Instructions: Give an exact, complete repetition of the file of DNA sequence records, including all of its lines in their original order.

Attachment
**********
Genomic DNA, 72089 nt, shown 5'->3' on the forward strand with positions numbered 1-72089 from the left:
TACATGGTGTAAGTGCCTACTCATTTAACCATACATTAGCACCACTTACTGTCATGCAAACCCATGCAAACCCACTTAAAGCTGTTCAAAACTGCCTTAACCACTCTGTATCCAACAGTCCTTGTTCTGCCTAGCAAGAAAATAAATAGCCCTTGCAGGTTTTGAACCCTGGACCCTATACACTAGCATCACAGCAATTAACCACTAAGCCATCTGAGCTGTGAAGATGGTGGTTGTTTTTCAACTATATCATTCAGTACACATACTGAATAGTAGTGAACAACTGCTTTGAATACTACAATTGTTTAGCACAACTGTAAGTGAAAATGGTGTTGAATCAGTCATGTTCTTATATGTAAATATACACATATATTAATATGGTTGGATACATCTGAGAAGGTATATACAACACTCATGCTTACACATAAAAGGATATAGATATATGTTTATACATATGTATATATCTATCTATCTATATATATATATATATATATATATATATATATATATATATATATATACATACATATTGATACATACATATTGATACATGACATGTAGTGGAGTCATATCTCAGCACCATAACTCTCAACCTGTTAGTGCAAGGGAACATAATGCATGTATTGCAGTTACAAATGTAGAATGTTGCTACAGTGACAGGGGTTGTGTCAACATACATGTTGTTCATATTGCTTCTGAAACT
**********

Genomic DNA, 72089 nt, shown 5'->3' on the forward strand with positions numbered 1-72089 from the left:
TACATGGTGTAAGTGCCTACTCATTTAACCATACATTAGCACCACTTACTGTCATGCAAACCCATGCAAACCCACTTAAAGCTGTTCAAAACTGCCTTAACCACTCTGTATCCAACAGTCCTTGTTCTGCCTAGCAAGAAAATAAATAGCCCTTGCAGGTTTTGAACCCTGGACCCTATACACTAGCATCACAGCAATTAACCACTAAGCCATCTGAGCTGTGAAGATGGTGGTTGTTTTTCAACTATATCATTCAGTACACATACTGAATAGTAGTGAACAACTGCTTTGAATACTACAATTGTTTAGCACAACTGTAAGTGAAAATGGTGTTGAATCAGTCATGTTCTTATATGTAAATATACACATATATTAATATGGTTGGATACATCTGAGAAGGTATATACAACACTCATGCTTACACATAAAAGGATATAGATATATGTTTATACATATGTATATATCTATCTATCTATATATATATATATATATATATATATATATATATATATATATATATACATACATATTGATACATACATATTGATACATGACATGTAGTGGAGTCATATCTCAGCACCATAACTCTCAACCTGTTAGTGCAAGGGAACATAATGCATGTATTGCAGTTACAAATGTAGAATGTTGCTACAGTGACAGGGGTTGTGTCAACATACATGTTGTTCATATTGCTTCTGAAACT